Investigating Ancient Cities

Investigating Ancient Cities

Digging and archiving are still a part of modern archaeology, but it now includes state-of-the-art technology.


5 - 12


Anthropology, Archaeology, Geography, Geographic Information Systems (GIS), Social Studies, Ancient Civilizations, World History

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When we think of archaeologists, we tend to picture them sifting through dirt in search of ancient treasures. But that image is outdated. Today's archaeologists are more likely to use technology than shovels.

Some of this technology is familiar. The most common tools include laptop computers and cell phones. But archaeologists use a wide range of high-tech solutions to help them find remains of past cultures.

Some of the most useful tools are those that let archaeologists study from a distance. Being able to examine an area without ever setting foot on it is helpful. It saves time and helps control costs.

There are many ways to study sites from afar. Archaeologists often review pictures taken by satellites. They hunt for unusual images. Perhaps a cliff with ridges that are too perfectly regular. Or a small mound that appears in the middle of a flat field. These oddities suggest humans may have changed the land's natural geography. So these are new places worth exploring.

An airplane or helicopter can provide a closer look. Archaeologists often fly above sites to snap pictures from the air. It's also helpful to use air travel to explore sites that are too difficult to reach by foot. These areas can be photographed with balloons or unmanned flyers.

Different Aerial Angles Are Critical

Pictures taken from overhead are especially useful. They provide a different view from what can be seen at ground level. And by using an airplane or helicopter, archaeologists can cover great distances in a short time.

It's important that these images include different angles. Otherwise, they can be misleading. Imagine taking a photo looking straight down from the sky. This angle makes everything appear flat, like it's all at the same level. The same photo taken on an angle provides a completely different view, revealing hills and valleys.

Photography is a perfect tool for recording what is visible. There are other technologies, however, that help with what's invisible.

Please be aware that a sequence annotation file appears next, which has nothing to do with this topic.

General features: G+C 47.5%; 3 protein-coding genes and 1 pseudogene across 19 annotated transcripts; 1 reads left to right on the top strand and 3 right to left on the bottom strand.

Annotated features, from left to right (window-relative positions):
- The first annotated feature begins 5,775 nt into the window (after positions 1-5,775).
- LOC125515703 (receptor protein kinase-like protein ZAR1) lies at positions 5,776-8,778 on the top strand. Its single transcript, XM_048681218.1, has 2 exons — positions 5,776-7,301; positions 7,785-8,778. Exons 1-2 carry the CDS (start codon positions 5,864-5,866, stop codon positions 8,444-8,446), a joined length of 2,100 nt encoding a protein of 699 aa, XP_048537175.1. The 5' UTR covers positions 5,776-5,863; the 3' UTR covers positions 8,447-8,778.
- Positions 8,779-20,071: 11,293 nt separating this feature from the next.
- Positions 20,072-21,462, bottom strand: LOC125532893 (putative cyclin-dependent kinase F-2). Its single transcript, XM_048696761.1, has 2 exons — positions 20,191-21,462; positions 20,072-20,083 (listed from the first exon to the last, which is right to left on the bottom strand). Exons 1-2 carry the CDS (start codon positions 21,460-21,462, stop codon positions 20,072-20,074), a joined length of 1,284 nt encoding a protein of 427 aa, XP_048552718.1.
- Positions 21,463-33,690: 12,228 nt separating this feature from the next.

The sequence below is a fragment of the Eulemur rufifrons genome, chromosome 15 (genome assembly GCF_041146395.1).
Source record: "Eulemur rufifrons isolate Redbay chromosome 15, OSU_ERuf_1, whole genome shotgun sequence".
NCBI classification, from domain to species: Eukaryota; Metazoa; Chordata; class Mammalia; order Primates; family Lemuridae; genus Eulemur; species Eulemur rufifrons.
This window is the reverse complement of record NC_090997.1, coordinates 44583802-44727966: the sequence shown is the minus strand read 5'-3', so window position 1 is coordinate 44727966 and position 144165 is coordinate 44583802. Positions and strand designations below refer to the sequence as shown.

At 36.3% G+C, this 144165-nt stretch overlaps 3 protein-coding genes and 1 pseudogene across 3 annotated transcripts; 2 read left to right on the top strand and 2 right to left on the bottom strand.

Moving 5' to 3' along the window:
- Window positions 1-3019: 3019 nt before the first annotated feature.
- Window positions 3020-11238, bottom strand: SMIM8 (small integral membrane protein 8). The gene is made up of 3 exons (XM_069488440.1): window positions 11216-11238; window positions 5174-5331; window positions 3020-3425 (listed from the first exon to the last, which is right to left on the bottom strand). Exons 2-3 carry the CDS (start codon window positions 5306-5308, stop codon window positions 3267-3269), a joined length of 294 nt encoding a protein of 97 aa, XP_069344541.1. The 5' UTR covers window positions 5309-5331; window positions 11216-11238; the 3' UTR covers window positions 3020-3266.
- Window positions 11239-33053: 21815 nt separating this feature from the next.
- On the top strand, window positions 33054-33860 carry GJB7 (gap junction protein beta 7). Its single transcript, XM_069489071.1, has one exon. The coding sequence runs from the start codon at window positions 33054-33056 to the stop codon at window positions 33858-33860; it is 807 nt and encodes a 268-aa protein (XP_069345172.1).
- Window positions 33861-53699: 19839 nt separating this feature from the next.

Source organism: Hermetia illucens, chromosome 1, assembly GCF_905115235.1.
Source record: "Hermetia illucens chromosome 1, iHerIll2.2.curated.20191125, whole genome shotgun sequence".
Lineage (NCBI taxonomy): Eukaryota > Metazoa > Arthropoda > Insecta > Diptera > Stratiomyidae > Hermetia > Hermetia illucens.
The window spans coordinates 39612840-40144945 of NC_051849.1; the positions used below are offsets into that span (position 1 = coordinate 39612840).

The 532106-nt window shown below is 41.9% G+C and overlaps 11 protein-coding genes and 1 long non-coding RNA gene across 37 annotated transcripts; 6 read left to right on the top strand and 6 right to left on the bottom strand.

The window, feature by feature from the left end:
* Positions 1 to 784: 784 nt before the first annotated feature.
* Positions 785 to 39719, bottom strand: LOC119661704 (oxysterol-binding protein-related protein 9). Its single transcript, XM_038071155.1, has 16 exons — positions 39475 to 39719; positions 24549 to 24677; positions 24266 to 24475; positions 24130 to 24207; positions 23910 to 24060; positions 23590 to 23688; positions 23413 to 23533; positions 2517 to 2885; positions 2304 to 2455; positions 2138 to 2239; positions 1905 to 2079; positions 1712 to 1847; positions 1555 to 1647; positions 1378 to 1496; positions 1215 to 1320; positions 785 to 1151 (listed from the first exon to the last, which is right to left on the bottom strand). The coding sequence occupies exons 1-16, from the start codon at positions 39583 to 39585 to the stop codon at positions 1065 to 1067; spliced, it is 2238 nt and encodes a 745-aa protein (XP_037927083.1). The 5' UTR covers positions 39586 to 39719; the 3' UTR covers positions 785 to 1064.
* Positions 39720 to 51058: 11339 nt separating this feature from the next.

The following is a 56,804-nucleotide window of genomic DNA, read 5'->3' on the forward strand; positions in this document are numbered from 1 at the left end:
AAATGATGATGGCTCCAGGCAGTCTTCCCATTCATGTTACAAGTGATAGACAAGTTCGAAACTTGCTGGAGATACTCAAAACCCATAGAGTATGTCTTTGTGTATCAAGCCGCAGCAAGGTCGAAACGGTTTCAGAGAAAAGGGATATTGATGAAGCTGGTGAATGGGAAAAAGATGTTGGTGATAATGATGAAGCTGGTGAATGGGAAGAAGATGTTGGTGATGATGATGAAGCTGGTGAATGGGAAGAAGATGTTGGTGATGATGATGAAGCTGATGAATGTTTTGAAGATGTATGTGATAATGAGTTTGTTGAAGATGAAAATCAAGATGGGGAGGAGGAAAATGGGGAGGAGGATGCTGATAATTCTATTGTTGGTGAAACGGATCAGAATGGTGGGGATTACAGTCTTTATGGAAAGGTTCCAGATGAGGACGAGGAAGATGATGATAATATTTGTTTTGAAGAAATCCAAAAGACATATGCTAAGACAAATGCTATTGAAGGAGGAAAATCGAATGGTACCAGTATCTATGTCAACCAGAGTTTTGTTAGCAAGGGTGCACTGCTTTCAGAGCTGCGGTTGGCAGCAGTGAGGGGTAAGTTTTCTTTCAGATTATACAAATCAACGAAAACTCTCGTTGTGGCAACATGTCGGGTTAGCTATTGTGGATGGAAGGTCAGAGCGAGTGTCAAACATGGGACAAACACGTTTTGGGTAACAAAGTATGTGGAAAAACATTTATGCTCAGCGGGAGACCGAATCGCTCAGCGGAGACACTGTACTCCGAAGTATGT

Using tools that measure temperature, for example, archaeologists can find hidden patterns in the ground. A team of archaeologists recently used this procedure to study Chaco Canyon in New Mexico, United States. The site is famous and has been studied for decades. But the team wondered if there was more to uncover. They began measuring temperatures near ground-level, plotting the data on a map. To their surprise, the data revealed a web of roads that had never been recorded.

Infrared Light Pierces the Ground

Sometimes archaeologists hunt for specific light waves. For example, infrared light is normally invisible to humans. But it uncovers a sign of plant life. So archaeologists use tools that make infrared stand out.

To find what's underground, archaeologists use technology that measures invisible particles. These systems are similar to medical x-rays. They send particles through solid material and record the reaction. That reaction is what produces the image.

The U.S. space agency, NASA, used one of these systems on the space shuttle. As the shuttle orbited Earth, it mapped an area in northern Africa, near the Nile River. The map uncovered details of ancient rivers that were never seen before. Scientists believe these waterways may explain the Nile's bend.

Echoes from Underground

There is another high-tech system that is used closer to the ground. This tool sends pulses through the ground's surface and measures how long it takes for the echo to return. That can tell archaeologists just where an object is buried. This is helpful when organizing different stages of a dig.

Once a site has been mapped, it can be thoroughly examined. Objects that are dug up are sent to laboratories for further study. Small samples are tested with different chemicals to identify properties like age and makeup.

In the past, properties like these were generally left to guesswork. But with the help of technology, today's archaeologists have data and facts to enhance their explorations. The days of digging and hoping to get lucky are a thing of the past.

Media Credits

The audio, illustrations, photos, and videos are credited beneath the media asset, except for promotional images, which generally link to another page that contains the media credit. The Rights Holder for media is the person or group credited.

Tyson Brown, National Geographic Society
National Geographic Society
Production Managers
Gina Borgia, National Geographic Society
Jeanna Sullivan, National Geographic Society
Program Specialists
Sarah Appleton, National Geographic Society, National Geographic Society
Margot Willis, National Geographic Society
Clint Parks
Last Updated

October 19, 2023

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